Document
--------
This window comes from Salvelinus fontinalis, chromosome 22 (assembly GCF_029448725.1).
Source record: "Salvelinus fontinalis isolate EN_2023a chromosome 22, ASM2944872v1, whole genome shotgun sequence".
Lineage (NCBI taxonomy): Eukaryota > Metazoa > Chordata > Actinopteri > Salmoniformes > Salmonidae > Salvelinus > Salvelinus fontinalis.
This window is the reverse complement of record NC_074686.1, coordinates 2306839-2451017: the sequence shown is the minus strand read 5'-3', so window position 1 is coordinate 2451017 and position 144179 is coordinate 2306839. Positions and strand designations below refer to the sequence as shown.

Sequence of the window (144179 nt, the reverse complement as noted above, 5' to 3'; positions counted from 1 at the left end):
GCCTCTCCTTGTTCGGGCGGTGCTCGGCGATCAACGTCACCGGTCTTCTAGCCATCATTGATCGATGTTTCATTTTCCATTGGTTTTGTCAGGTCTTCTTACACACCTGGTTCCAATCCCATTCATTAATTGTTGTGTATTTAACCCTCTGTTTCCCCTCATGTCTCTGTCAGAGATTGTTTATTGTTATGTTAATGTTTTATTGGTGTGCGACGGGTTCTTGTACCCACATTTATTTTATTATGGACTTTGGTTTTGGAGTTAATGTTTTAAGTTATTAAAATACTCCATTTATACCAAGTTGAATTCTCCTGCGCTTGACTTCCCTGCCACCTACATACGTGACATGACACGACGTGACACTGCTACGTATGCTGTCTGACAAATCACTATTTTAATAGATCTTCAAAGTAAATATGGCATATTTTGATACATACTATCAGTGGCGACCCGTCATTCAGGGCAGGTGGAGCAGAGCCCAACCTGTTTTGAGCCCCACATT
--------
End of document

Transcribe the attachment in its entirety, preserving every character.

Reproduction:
This window comes from Salvelinus fontinalis, chromosome 22 (assembly GCF_029448725.1).
Source record: "Salvelinus fontinalis isolate EN_2023a chromosome 22, ASM2944872v1, whole genome shotgun sequence".
Lineage (NCBI taxonomy): Eukaryota > Metazoa > Chordata > Actinopteri > Salmoniformes > Salmonidae > Salvelinus > Salvelinus fontinalis.
This window is the reverse complement of record NC_074686.1, coordinates 2306839-2451017: the sequence shown is the minus strand read 5'-3', so window position 1 is coordinate 2451017 and position 144179 is coordinate 2306839. Positions and strand designations below refer to the sequence as shown.

Sequence of the window (144179 nt, the reverse complement as noted above, 5' to 3'; positions counted from 1 at the left end):
GCCTCTCCTTGTTCGGGCGGTGCTCGGCGATCAACGTCACCGGTCTTCTAGCCATCATTGATCGATGTTTCATTTTCCATTGGTTTTGTCAGGTCTTCTTACACACCTGGTTCCAATCCCATTCATTAATTGTTGTGTATTTAACCCTCTGTTTCCCCTCATGTCTCTGTCAGAGATTGTTTATTGTTATGTTAATGTTTTATTGGTGTGCGACGGGTTCTTGTACCCACATTTATTTTATTATGGACTTTGGTTTTGGAGTTAATGTTTTAAGTTATTAAAATACTCCATTTATACCAAGTTGAATTCTCCTGCGCTTGACTTCCCTGCCACCTACATACGTGACATGACACGACGTGACACTGCTACGTATGCTGTCTGACAAATCACTATTTTAATAGATCTTCAAAGTAAATATGGCATATTTTGATACATACTATCAGTGGCGACCCGTCATTCAGGGCAGGTGGAGCAGAGCCCAACCTGTTTTGAGCCCCACATT